With the pearly princess distracted by the attention she gets I can flirt with Didsbury Wife. We can pretend we shall sweep home full of joy, good wine and passion fruit sorbet and our first thought won’t be “Do you know where the pull-ups are?”

Goditi il pasto, ci vediamo presto.

 

  • No bribes were taken in compiling this list but I would like to thank Omeprazole for helping me through.
  • images-1My hero, putting the Aaah into acid reflux.

Home is not just a cinema or the church cafe

. When Felicini’s became the Mudflap cafe I nearly cried. It’s glossy black sign and euphemistic name was a part of my history and stood proudly in the same giggling pointlessness of changing The Cheese Hamlet to Helmet. Now, with the stripped back wood still settling in to Gregg’s and an eviscerated Inman’s being re-imagined as Thai favourite The Chilli Banana I am almost out of my depth.
felicinsmud-crabfutureistic-pic evolution
At least it’s only 8 months until Didsbury Festival returns in its usual format – unchanged since Bonnie Prince Charlie led the procession, which featured the 88th Scouts.
This is Didsbury. A wheel turning and creating new identities – including cash converting, laser surgery, fifteen diet clubs and an ever growing coterie of Pet Grooming services. Only 86% of trading premises in Didsbury serve coffee, 71% cut hair (human or canine). Didsbury Library is a portal to 1973. I go there when I only have tuppence ha’penny and need a cup of tea (coffee not being invented until The Premier League started in 1992).
The other big news is that Didsbury Dad Towers is no longer in Didsbury. We are now a castle, a Didsbury Diaspora outpost.
In a year that has seen us cough up more in Stamp Duty than the national debt we have moved twice. First out of the village to near the river and now, out of town.
We have moved so far away that we are the cultural diversity. It’s a city, it’s semi-rural and it’s not Didsbury.
So I am part-time Didsbury Dad. I am still working in my capacity as Meeja Luvvie doing something non-specific in MediaCity – but only weekdays.
It is strange. All Didsbury Son has known is Didsbury. My life with Didsbury Wife has been played out to the backdrop of Piccolino and Barlowmoor Road. The Mighty Headed Boy and the Pearly Princess are Harriet & Dee. But. We have begun to sever the link for a period of time.
It’s only been a few weeks and it’s still a bit like being on holiday. It does make you realise how easy it can be living somewhere that is the edge of the metropolis, has travel options to envy and it’s all in walking distance.
It’s early days yet. I have had to develop a whole new rhythm to each day. I am a little lost without my morning fix of Pete, Tom and Claire at Fusion Deli after a cheery wave from Darren at Delia’s Florist. There is no Piccolino, Bisous Bisous, St. James & Emmanuel and I don’t know everyone.
This has great advantages. When I get my Fusion fix the coffee tastes great and I have stories to share. I now know just how good New Peking House is and sometimes the anonymity is liberating.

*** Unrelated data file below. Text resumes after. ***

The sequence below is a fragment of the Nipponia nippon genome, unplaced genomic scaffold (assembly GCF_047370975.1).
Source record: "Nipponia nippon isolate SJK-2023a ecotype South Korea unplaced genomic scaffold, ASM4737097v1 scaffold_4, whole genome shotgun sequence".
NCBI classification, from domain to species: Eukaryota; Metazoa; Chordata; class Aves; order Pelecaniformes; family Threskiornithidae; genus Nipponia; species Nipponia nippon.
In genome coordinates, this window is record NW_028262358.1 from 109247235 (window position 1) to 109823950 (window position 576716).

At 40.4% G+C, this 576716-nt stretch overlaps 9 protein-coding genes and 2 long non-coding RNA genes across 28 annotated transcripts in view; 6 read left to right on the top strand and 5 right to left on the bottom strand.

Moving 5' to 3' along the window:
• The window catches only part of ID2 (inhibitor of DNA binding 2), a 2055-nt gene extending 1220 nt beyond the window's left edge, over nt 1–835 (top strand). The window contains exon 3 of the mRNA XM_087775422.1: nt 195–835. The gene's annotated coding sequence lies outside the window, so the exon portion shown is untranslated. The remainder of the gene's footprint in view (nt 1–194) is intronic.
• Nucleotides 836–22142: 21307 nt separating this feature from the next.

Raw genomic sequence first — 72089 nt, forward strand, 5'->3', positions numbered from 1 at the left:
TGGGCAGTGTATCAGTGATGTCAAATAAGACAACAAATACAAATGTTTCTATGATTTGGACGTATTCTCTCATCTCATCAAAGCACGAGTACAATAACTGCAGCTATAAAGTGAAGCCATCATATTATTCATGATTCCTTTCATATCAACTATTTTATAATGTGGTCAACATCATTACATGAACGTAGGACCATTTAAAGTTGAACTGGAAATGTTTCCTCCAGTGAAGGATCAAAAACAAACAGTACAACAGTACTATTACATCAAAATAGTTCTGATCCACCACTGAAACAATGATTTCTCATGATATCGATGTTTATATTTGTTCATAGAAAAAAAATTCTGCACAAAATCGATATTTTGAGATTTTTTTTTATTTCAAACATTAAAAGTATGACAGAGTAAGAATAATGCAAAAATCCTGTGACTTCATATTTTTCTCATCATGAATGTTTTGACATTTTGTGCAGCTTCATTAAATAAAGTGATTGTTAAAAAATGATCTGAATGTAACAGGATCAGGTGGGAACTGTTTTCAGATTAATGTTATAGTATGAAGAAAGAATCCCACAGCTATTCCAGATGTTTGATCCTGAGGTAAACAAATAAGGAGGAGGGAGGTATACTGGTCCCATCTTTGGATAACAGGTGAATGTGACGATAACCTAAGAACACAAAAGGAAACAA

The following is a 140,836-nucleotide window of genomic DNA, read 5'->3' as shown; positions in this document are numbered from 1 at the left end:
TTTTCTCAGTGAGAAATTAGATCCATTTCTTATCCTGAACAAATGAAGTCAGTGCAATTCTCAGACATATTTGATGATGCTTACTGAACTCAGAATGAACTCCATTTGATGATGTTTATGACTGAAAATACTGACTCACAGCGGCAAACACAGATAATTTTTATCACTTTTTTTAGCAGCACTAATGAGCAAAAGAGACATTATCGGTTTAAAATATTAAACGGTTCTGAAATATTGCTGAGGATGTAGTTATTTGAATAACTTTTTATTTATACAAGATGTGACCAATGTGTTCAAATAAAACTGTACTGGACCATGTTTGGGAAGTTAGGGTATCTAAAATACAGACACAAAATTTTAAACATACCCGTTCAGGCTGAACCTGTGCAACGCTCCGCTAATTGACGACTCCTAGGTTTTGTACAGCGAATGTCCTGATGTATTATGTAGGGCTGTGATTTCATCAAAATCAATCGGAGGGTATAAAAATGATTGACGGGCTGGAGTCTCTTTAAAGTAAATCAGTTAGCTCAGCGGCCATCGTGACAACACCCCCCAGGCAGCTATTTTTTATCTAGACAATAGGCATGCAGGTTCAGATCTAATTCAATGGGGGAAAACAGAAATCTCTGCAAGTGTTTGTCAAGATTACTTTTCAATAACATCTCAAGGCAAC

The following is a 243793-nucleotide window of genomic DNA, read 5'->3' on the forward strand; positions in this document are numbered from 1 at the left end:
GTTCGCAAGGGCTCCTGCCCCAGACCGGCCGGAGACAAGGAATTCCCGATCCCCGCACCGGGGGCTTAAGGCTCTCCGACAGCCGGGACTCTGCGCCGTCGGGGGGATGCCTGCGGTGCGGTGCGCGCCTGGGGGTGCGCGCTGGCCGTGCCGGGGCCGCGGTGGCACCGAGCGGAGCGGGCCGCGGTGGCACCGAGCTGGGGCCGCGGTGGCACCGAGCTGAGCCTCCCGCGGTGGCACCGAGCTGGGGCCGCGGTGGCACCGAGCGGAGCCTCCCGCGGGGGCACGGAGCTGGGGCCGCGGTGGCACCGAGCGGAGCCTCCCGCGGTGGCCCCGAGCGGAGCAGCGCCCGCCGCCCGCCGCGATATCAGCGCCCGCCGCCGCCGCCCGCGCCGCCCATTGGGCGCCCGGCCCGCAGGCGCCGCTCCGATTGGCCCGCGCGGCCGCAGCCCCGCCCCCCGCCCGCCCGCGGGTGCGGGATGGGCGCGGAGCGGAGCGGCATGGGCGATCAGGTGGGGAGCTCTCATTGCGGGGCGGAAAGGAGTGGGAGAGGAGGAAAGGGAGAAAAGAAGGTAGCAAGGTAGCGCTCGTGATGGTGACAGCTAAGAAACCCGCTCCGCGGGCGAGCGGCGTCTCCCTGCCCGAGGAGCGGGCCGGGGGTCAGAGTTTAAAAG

I think I will always be a Didsbury Dad wherever we live. My Gamma Male, liberal approach to life on the Focaccia line is settled. We may be away for a short time or for good, not decided yet. But Didsbury Wife, Son and I are M20 raised and made and know the difference between a good idea and some of the money pit no chances that we’ve seen trying to cash in on the perceived wealth in Didsbury.
The boddlers are still confused. On Saturday, as we perused the rolling hills and unfamiliar accents that surround us, they clamoured for the sweet shop on Dene Road. As we walked through the Metrolinkless roads they wondered where all the Magic Buses were.
Starting from scratch after a life in the subsidised suburban bliss of M20 is exciting. But I think we’ll be coming regularly. It’s not just home, a river runs through it.

A Brief History of Time (With Snacks)

Is it autumn already. Everyone went back to school and brought home brand new infections. Last week we had summer, winter and storms so vicious Facebook asked me to confirm I was safe. Safe? This is The North. I sent the children out to chase the lightning and see if there were reductions on any rain-damaged produce around the city. Staff at Fletcher Moss dress up for “Bring Your Kids to Work” day. 

The nights have drawn in. I don’t know what “drawn in” means. Certainly not coloured in. The boddlers are back to waking up in the dark. Didsbury Son’s teenage retreat to his room now has the cover of darkness and Didsbury Wife is eyeing up the central heating and (breathes out) Match of the Day is back. 

Didsbury continues to evolve quickly and sometimes surprisingly. Those old enough to remember 2014 (we were part of Europe, Scotland was part of the UK and BBC owned Great British Bake-Off) will recall the shock as Co-Op rebranded, toyed with the idea of being called Copo and even had tables outside for a couple of weeks. These primarily provided easy dog lead tying and Big Issue displaying opportunities. 

Now Greggs are following suit. On Saturday 8 October it bursts out from the shadow of 3 Little Pigs and Toni & Guy as a new “Artisan” Greggs. With Bisou Bisou’s bespoke Gallic beauty and Casa Italia’s specialist nosh this could be a disaster waiting to happen (Or a “Nido” as we call it). Is the Gregg’s Sausage Roll about to become a herb-infused Wild Boar Empanadas? Are the staff getting polo necks? Time will tell. 

Picture courtesy of @craftwords

There’s more. The MMU site has developed from desolate to building site via a short stint as a Caravan Park. This is going to bring an awful lot of middle-class professionals and relocating aspirational suburbanites to Didsbury. How will they ever fit in?